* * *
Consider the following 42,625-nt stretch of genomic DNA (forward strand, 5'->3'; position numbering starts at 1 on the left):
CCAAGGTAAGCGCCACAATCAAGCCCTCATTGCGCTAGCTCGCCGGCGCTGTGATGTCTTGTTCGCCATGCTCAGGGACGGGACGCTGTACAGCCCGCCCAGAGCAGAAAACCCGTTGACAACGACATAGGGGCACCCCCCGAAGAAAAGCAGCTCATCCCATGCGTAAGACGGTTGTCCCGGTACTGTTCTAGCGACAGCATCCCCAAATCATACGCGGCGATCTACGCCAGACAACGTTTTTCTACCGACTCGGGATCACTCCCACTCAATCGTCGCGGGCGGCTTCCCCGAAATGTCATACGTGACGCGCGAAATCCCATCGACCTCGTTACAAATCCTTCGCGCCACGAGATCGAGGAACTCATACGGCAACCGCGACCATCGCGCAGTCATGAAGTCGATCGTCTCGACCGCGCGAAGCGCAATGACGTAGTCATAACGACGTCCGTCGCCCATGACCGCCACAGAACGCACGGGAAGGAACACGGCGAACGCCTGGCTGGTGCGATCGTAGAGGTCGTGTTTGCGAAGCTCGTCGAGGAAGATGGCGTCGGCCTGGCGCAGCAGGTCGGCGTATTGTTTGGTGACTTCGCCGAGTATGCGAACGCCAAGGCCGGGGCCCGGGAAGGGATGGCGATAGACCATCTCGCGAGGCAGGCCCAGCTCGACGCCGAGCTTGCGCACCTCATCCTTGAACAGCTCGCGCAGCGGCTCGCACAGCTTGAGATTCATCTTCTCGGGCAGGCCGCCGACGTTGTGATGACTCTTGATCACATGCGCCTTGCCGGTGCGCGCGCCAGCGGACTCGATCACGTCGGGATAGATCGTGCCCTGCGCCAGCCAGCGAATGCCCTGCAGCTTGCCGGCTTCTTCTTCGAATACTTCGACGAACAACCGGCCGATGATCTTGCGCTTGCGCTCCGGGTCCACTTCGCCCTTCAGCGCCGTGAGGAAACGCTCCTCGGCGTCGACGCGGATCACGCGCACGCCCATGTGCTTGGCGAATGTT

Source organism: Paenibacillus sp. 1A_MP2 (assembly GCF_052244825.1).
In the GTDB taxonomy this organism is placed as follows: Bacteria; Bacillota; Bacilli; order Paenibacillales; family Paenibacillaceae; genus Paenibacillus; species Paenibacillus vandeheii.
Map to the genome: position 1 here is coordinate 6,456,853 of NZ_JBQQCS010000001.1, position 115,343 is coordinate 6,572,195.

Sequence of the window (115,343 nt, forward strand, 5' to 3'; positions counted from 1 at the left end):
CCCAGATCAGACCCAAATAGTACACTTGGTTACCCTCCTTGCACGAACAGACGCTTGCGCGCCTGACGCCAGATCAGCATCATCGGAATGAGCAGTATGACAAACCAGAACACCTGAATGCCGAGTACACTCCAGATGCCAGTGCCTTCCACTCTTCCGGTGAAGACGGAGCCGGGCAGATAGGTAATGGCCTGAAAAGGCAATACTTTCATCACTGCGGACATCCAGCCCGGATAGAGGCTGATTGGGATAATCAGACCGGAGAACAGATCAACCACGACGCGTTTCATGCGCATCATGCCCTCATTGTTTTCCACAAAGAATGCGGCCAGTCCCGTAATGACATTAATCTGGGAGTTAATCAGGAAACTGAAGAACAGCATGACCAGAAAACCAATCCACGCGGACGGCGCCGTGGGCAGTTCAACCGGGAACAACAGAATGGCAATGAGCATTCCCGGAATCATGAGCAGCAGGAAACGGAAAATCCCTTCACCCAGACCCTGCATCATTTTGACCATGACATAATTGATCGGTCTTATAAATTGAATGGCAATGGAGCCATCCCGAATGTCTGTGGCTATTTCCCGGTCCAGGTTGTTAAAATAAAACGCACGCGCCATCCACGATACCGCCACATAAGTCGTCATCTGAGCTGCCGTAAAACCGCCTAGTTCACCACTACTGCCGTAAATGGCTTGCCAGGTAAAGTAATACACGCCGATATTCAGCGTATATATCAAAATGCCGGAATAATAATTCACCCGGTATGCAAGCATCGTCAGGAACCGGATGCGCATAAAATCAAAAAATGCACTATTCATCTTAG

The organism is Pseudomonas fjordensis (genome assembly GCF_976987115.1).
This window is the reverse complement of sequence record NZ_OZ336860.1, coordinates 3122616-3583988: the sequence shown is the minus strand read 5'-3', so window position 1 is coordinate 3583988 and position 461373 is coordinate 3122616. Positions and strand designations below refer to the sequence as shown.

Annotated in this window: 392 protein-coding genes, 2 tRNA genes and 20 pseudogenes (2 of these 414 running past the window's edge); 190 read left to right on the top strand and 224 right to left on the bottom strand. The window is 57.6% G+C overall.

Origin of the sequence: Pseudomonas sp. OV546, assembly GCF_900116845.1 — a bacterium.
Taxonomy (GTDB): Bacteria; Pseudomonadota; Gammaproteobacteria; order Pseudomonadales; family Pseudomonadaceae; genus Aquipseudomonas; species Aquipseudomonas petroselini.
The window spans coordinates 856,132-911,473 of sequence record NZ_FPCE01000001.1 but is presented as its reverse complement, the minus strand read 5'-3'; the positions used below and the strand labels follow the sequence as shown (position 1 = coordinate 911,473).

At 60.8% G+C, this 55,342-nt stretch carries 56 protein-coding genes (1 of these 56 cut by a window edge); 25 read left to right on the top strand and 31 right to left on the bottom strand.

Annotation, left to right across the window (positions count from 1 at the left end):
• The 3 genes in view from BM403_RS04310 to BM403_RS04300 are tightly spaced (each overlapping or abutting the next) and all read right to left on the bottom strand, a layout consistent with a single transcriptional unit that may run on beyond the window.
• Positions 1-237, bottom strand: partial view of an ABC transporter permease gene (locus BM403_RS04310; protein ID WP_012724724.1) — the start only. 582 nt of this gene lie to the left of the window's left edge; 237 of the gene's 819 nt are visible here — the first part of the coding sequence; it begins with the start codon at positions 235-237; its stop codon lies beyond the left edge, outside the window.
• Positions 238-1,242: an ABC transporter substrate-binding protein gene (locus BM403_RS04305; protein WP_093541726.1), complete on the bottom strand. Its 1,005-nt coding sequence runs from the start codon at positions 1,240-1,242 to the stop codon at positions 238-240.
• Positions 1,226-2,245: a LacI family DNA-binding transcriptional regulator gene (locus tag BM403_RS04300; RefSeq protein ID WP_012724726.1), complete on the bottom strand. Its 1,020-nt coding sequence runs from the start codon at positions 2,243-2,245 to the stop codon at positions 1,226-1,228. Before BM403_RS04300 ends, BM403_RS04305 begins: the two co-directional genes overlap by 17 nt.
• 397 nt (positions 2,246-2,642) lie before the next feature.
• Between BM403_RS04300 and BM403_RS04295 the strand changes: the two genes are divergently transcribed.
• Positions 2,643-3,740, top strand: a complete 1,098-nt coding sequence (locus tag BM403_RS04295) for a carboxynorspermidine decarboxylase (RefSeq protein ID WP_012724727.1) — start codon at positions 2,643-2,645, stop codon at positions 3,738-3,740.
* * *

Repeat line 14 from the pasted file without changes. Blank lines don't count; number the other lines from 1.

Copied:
At 60.8% G+C, this 55,342-nt stretch carries 56 protein-coding genes (1 of these 56 cut by a window edge); 25 read left to right on the top strand and 31 right to left on the bottom strand.